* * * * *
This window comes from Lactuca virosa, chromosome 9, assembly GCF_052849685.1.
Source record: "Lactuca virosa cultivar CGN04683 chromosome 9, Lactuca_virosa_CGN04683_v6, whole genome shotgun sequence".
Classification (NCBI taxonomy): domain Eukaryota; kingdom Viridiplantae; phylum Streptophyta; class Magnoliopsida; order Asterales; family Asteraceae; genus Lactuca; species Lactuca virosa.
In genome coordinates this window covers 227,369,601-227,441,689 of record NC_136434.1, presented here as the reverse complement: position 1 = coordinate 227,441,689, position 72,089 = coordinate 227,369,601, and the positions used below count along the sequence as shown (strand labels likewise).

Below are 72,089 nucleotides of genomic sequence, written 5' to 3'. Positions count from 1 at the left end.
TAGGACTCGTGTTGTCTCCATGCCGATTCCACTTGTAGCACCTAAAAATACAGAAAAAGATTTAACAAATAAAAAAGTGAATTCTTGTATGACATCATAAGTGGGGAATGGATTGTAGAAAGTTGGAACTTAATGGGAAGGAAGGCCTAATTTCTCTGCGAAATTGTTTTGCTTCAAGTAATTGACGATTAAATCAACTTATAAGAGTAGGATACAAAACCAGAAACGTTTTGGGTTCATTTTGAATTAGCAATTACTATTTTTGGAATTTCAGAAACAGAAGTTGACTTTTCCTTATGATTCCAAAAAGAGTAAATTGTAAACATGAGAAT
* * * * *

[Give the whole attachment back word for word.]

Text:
This window comes from Lactuca virosa, chromosome 9, assembly GCF_052849685.1.
Source record: "Lactuca virosa cultivar CGN04683 chromosome 9, Lactuca_virosa_CGN04683_v6, whole genome shotgun sequence".
Classification (NCBI taxonomy): domain Eukaryota; kingdom Viridiplantae; phylum Streptophyta; class Magnoliopsida; order Asterales; family Asteraceae; genus Lactuca; species Lactuca virosa.
In genome coordinates this window covers 227,369,601-227,441,689 of record NC_136434.1, presented here as the reverse complement: position 1 = coordinate 227,441,689, position 72,089 = coordinate 227,369,601, and the positions used below count along the sequence as shown (strand labels likewise).

Below are 72,089 nucleotides of genomic sequence, written 5' to 3'. Positions count from 1 at the left end.
TAGGACTCGTGTTGTCTCCATGCCGATTCCACTTGTAGCACCTAAAAATACAGAAAAAGATTTAACAAATAAAAAAGTGAATTCTTGTATGACATCATAAGTGGGGAATGGATTGTAGAAAGTTGGAACTTAATGGGAAGGAAGGCCTAATTTCTCTGCGAAATTGTTTTGCTTCAAGTAATTGACGATTAAATCAACTTATAAGAGTAGGATACAAAACCAGAAACGTTTTGGGTTCATTTTGAATTAGCAATTACTATTTTTGGAATTTCAGAAACAGAAGTTGACTTTTCCTTATGATTCCAAAAAGAGTAAATTGTAAACATGAGAAT